Preparing for a Role: Digging Into the Script

2013 01 11 Wilderness Journal_Snapseed

[This is part of a series of posts in which I’m documenting the steps I go through when I’m preparing for a role on stage. I thought it might be interesting to someone, somewhere, at some point. For what it’s worth.]

Having done a little background into the playwright and the play. My next step in preparing for a role is to dig into the script itself. I find that a cheap notebook or journal is generally handy to keep throughout the process. I typically grab one of those marbled composition notebooks you can get at any discount store for a buck. With pen and notebook handy, I start reading through the script and get ready to jot down notes, questions that come to mind, and references I want to look up.

Since a lot of classic plays were written decades or centuries ago and many of them refer to a specific period of history, scripts regularly contain references that are lost on an actor living in 2010. If I’m going to give an authentic portrayal of a small town newspaper man in 1906, then I better know exactly who/what I mean when I make references on stage – even if they will be largely lost on the audience. The believability in an actors portrayal hinges on that actor internalizing and knowing what his or her line is talking about.

As I read through the script the first time, I make notes about things that I need to investigate or references I don’t understand. I’m not too concerned with my character yet, though I will jot down thoughts and questions about my character as they come to me. I’m mostly concerned with the setting and references to persons, places, or things with which I’m not intimately familiar. This is particularly true of a period piece like Ah, Wilderness! which is set on a specific date in a specific year (July 4, 1906). O’Neill filled the script with a ton of literary and period references. I’m kind of a nerd when it comes to trivial knowledge, but there were a ton of things I needed to look up and investigate.

Here’s are some examples:

  • 1906: The year the play was set. What was happening in the world at that time? What were the big political issues? Nat Miller is a newspaper man. What stories were big and what stories had he been following and writing about?
  • July 4: What day of the week was it? What were typical celebrations like in 1906?
  • Newspaper Editor: What were the issues for editors in that day? What was the business like? How much could  you make?
  • Sachem Club: Reference to senior members of Tammany Hall – an Irish social/political club dedicated to the political advancement and power of the Irish in America. Nat is a member. How did this influence his past/position? How do his Irish roots affect who he is and his world-view?
  • Buick: Nat owns a Buick. Considering automobiles were relatively new, this is really interesting. What would it have looked like? How much did it cost? How did he afford it? See previous reference of Sachem Club…does he have connections?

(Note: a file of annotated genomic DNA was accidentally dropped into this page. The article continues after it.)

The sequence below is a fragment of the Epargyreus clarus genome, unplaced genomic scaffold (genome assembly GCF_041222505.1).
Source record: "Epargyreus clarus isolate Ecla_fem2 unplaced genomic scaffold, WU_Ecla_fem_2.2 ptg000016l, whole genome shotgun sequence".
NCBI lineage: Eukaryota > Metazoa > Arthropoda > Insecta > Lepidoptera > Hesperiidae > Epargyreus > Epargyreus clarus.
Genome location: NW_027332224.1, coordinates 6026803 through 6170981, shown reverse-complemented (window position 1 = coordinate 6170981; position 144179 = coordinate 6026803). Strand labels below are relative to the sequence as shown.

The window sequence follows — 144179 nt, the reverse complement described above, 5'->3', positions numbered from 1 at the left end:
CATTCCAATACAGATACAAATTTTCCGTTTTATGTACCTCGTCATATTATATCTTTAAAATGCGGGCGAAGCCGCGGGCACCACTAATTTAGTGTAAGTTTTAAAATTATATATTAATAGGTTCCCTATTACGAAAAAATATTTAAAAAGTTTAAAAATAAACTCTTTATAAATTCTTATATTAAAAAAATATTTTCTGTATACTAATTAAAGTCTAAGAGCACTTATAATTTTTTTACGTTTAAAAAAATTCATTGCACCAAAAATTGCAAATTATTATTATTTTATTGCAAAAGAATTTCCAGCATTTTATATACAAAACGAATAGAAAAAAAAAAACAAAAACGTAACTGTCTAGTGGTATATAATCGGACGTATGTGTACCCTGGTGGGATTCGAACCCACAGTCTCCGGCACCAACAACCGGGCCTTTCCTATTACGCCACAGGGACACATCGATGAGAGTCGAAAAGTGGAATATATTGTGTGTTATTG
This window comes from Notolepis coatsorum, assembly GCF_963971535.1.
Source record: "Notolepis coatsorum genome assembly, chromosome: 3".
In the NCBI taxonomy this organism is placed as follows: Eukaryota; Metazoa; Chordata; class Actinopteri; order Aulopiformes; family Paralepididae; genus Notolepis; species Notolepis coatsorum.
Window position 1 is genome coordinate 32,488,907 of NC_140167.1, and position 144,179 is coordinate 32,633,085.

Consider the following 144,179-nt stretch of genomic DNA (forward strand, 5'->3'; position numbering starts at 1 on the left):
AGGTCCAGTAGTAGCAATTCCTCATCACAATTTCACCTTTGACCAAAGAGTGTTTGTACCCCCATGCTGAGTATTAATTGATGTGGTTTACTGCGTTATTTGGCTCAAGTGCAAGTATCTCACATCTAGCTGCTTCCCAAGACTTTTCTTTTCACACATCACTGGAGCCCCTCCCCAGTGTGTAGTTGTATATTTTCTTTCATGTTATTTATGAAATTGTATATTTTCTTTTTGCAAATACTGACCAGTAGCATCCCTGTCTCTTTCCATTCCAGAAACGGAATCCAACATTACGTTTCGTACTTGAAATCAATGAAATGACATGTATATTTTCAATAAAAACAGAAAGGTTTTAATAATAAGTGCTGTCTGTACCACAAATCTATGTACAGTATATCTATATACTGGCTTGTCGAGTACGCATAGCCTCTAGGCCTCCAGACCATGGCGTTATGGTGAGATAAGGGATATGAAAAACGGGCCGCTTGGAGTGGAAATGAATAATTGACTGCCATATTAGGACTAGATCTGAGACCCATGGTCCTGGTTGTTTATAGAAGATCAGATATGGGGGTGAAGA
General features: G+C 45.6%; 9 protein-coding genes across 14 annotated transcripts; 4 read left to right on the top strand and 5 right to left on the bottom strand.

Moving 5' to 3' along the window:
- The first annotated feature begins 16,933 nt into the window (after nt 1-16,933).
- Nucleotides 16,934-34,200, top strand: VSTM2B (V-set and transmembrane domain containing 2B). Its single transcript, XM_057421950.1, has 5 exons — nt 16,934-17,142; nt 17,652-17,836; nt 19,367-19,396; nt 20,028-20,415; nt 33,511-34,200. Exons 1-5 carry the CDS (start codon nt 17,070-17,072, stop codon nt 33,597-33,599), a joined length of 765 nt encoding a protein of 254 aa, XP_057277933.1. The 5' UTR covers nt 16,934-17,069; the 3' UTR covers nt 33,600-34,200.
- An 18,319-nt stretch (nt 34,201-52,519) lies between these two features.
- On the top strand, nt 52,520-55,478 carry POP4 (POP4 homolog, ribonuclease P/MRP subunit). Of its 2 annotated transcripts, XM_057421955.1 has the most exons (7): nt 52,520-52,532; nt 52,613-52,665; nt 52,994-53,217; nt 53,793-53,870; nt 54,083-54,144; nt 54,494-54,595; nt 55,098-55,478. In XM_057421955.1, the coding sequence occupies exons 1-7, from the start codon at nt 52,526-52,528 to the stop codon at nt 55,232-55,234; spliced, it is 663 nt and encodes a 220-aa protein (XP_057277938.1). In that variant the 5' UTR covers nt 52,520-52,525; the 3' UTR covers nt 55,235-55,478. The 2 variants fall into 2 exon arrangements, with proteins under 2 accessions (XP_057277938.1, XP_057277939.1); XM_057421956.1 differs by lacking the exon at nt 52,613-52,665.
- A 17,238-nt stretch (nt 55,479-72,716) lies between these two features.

• W.C.T.U.: Women’s Christian Temperance Union (they led the fight for prohibition)
  • Waterwagon: abstaining from alcohol
  • Emma Goldman: Russian born anarchist, political activist and speech writer
  • Carlyle’s French Revolution: Popular victorian history of the Revolution by a Scottish Calvinist who lost his faith but retained his Calvinist values.
  • Tumbril: an open cart used to carry condemned victims to the guillotine.
  • “The Ballad of Reading Gaol” – poem by Oscar Wilde written from his experience in prison.
  • Play by Bernard Shaw banned from Broadway: “Mrs. Warren’s Profession” was initially not allowed to be produced on Broadway because Mrs. Warren ran a brothel.
  • Old Cap Collier & Nick Carter: serial Detective stories popular with young readers and sold for a nickel/dime.
  • “Poems and Ballads of Swinburne”: British poet. Contemporary of Oscar Wilde.
  • The Rubaiyat of Omar Khayyam – a series of quatrain poems by Persian mathematician, astronomer, and philosopher. The title of the play comes from one of his famous quatrains. “Here with a loaf of bread beneath the bough, A flask of wine, a book of verse – and thou; Beside me singing in the wilderness; And Wilderness is paradise enough.”

As I dig into references, read the poetry, and learn more about the period in which the piece is set, I’m building an understanding of the broader context in which my character lives, thinks, moves, and relates. I  begin to gain a deeper appreciation for what O’Neill was trying to say through the characters and the things that the characters thought about, read, and how they viewed the world.

I’m not even thinking too much about the actual lines yet, but doing this background work will an invaluable help to me as I begin to internalize and interpret them.

Next step: Digging into the Character

[Ah, Wilderness! is being produced by the Theatre Department of Central College under the direction of Ann Wilkinson. It will be performed on the campus of Central College in Pella, Iowa Feb 27 through March 3, 2013.]

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